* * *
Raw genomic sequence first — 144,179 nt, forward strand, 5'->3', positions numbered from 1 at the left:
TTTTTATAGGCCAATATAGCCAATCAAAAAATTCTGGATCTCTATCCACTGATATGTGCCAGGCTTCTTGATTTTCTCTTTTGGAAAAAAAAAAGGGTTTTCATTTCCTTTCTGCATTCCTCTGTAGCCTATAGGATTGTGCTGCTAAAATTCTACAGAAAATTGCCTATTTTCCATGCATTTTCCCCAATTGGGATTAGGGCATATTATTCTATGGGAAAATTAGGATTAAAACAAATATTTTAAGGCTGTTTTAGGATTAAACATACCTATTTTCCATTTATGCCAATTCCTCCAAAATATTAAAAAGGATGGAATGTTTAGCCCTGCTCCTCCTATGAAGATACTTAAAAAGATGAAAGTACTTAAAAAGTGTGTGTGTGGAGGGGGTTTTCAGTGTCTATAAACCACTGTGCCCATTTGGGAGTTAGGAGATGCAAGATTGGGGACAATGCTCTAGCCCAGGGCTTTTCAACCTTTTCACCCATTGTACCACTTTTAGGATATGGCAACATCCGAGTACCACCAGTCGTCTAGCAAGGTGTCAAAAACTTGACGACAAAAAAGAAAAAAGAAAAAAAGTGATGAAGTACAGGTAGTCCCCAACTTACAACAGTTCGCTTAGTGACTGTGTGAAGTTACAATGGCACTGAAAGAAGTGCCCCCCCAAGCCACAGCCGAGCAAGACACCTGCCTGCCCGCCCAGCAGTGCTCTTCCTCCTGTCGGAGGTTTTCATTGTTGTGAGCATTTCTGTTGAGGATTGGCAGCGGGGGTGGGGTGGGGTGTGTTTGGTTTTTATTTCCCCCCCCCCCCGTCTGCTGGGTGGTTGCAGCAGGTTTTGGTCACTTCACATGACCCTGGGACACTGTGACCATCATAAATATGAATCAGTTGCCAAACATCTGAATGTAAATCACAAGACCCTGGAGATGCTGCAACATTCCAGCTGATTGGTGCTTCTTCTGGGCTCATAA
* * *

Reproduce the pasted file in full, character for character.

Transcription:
Raw genomic sequence first — 144,179 nt, forward strand, 5'->3', positions numbered from 1 at the left:
TTTTTATAGGCCAATATAGCCAATCAAAAAATTCTGGATCTCTATCCACTGATATGTGCCAGGCTTCTTGATTTTCTCTTTTGGAAAAAAAAAAGGGTTTTCATTTCCTTTCTGCATTCCTCTGTAGCCTATAGGATTGTGCTGCTAAAATTCTACAGAAAATTGCCTATTTTCCATGCATTTTCCCCAATTGGGATTAGGGCATATTATTCTATGGGAAAATTAGGATTAAAACAAATATTTTAAGGCTGTTTTAGGATTAAACATACCTATTTTCCATTTATGCCAATTCCTCCAAAATATTAAAAAGGATGGAATGTTTAGCCCTGCTCCTCCTATGAAGATACTTAAAAAGATGAAAGTACTTAAAAAGTGTGTGTGTGGAGGGGGTTTTCAGTGTCTATAAACCACTGTGCCCATTTGGGAGTTAGGAGATGCAAGATTGGGGACAATGCTCTAGCCCAGGGCTTTTCAACCTTTTCACCCATTGTACCACTTTTAGGATATGGCAACATCCGAGTACCACCAGTCGTCTAGCAAGGTGTCAAAAACTTGACGACAAAAAAGAAAAAAGAAAAAAAGTGATGAAGTACAGGTAGTCCCCAACTTACAACAGTTCGCTTAGTGACTGTGTGAAGTTACAATGGCACTGAAAGAAGTGCCCCCCCAAGCCACAGCCGAGCAAGACACCTGCCTGCCCGCCCAGCAGTGCTCTTCCTCCTGTCGGAGGTTTTCATTGTTGTGAGCATTTCTGTTGAGGATTGGCAGCGGGGGTGGGGTGGGGTGTGTTTGGTTTTTATTTCCCCCCCCCCCCGTCTGCTGGGTGGTTGCAGCAGGTTTTGGTCACTTCACATGACCCTGGGACACTGTGACCATCATAAATATGAATCAGTTGCCAAACATCTGAATGTAAATCACAAGACCCTGGAGATGCTGCAACATTCCAGCTGATTGGTGCTTCTTCTGGGCTCATAA